Organizations come together to help 500 fire-devastated families

Kaiser Permanente and the American Red Cross teamed up in Silverton to pack 500 fire kits that will help families search for salvageable items on their property.

SILVERTON, Oregon — There was a welcome sight in the Silverton sky on Friday.

“Man, I love the rain. I’m an Oregonian, so I love the rain,” said Dale Kunce.

Here in Marion County, a community hit by wildfires got together to support each other.

“They worked super fast and they did 500 kits for 500 families in just over an hour,” said Kunce, who’s the CEO for the American Red Cross Cascade region.

From 10 a.m. to noon, volunteers from Kaiser Permanente teamed up with the Red Cross under a huge tent at Silver Creek Fellowship Church to fill bins for families that lost homes in the Santiam Fire.

“These kits include things such as hand sanitizers and trash bags and shovels,” said Nichole Powers, a clinic director for Kaiser. “For them to, uh, go basically through the ash of their homes and see if they can preserve any of their family items, heirlooms, whatever it is that they’re looking for.”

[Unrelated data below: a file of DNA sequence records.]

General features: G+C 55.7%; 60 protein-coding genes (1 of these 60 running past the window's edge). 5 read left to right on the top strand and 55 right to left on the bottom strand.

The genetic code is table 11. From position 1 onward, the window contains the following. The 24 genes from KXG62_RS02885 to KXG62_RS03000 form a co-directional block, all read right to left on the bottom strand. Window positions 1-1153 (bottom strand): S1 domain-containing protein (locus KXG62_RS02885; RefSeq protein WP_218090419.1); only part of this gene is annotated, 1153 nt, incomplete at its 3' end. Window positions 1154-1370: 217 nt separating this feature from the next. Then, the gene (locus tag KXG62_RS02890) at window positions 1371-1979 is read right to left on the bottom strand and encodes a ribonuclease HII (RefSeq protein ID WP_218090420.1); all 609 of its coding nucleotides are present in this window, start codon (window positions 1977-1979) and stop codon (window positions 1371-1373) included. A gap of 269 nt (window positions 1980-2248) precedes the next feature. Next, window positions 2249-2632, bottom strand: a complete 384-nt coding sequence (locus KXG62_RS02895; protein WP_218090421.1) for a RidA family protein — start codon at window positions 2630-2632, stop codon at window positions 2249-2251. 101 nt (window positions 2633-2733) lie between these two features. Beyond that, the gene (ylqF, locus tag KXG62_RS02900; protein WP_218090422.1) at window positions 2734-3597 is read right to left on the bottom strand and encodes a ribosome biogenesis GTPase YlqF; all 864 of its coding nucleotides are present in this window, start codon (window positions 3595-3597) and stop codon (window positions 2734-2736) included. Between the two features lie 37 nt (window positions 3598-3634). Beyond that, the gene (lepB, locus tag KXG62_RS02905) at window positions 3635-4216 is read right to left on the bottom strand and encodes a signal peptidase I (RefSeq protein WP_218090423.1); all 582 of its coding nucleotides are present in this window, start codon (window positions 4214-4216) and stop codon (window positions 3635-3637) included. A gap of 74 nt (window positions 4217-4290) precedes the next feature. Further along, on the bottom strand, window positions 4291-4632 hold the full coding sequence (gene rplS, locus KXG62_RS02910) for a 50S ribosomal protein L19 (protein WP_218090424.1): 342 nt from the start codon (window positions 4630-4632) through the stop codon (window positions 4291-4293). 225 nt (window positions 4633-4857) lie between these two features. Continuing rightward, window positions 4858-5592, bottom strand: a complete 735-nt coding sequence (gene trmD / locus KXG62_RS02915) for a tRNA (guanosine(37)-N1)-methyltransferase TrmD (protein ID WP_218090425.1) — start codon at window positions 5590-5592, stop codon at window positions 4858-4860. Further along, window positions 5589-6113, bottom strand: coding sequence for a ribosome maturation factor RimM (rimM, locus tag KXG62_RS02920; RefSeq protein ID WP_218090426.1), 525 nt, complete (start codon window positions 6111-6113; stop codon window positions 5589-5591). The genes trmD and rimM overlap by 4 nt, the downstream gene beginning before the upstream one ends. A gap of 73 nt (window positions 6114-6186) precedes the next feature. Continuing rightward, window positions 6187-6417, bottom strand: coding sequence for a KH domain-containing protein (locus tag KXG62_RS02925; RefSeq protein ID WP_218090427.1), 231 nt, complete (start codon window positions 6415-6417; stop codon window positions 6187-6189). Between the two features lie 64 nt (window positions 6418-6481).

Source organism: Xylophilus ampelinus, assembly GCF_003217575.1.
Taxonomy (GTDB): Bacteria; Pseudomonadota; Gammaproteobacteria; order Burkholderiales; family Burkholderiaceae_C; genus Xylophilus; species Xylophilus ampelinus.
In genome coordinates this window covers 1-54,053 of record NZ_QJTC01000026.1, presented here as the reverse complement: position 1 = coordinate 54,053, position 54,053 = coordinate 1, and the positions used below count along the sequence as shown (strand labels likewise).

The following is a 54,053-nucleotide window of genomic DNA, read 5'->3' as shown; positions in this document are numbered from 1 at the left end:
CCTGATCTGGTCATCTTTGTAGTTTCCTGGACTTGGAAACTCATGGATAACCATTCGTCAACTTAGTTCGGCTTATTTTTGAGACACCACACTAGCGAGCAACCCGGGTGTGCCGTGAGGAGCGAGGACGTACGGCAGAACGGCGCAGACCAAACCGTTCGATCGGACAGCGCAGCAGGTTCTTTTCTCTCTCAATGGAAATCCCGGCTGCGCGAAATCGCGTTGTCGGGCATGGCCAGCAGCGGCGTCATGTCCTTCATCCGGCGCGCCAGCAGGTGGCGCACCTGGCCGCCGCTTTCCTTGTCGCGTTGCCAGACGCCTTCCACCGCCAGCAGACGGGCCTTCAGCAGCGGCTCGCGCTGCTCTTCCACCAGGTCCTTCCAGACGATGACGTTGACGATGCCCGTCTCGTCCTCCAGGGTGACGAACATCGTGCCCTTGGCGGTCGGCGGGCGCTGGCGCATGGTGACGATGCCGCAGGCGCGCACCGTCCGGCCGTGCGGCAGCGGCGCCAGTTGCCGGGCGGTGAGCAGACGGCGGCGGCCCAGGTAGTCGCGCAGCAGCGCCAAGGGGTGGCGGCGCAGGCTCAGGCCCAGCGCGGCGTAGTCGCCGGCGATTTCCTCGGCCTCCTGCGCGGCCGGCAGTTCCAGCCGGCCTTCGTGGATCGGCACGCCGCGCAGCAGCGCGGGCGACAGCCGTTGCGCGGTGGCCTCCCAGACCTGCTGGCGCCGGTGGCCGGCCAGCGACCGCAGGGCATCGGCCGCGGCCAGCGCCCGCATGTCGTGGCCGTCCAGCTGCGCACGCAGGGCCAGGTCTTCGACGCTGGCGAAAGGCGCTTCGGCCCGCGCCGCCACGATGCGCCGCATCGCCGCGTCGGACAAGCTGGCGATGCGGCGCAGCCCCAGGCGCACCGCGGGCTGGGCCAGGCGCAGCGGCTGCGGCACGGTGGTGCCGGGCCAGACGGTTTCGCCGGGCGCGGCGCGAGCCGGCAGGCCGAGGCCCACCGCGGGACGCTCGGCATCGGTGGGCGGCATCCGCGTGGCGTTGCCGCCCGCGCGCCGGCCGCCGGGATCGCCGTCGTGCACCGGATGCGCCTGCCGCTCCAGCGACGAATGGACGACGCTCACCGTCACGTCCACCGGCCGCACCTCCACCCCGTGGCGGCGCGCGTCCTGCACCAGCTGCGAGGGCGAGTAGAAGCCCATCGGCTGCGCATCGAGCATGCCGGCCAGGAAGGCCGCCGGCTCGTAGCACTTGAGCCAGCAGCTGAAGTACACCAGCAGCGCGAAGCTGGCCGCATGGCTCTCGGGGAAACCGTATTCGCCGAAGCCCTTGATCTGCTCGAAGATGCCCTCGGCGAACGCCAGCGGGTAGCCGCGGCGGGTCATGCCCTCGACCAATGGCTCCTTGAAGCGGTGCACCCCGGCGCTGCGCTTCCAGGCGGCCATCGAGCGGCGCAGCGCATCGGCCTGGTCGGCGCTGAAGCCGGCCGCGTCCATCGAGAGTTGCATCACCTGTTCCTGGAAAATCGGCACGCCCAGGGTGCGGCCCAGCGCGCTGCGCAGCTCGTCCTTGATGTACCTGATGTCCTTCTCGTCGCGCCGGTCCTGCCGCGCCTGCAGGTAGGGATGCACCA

Powers and her husband Steve had friends and colleagues who had to evacuate as the fire moved. They were in a Level 2 zone just days ago. Nichole knows how lucky they are.

“I’m just really grateful to be here today, actually building the kits and being part of that effort,” said Powers.

“Seeing different parts of our community come together to lend a hand, to fill in their gap, to make a difference in somebody else’s life. That’s sort of what we do in Oregon, and it’s what we do for each other in humanity,” Kunce added.

Kaiser Permanente also donated $300,000 to the American Red Cross to help with their wildfire relief efforts across the area. “That $300,000 really makes a big difference and allows us to give more hope to people who need it,” said Kunce.

Trucks were parked next to the tent, ready to move kits to families. One truck had already made a run to Detroit Friday morning, the rest was going out by the end of the day. The volunteers want their neighbors to know that they’re supported, rain or shine.

“I’m very proud that our community has stood up in many different ways to give a big hug to those people who need it,” Kunce said.

“Any type of support you can get in a time of crisis, like this is so impactful and so important,” said Powers. “So if all I can do is build a kit for a family, I can be here to do that.”

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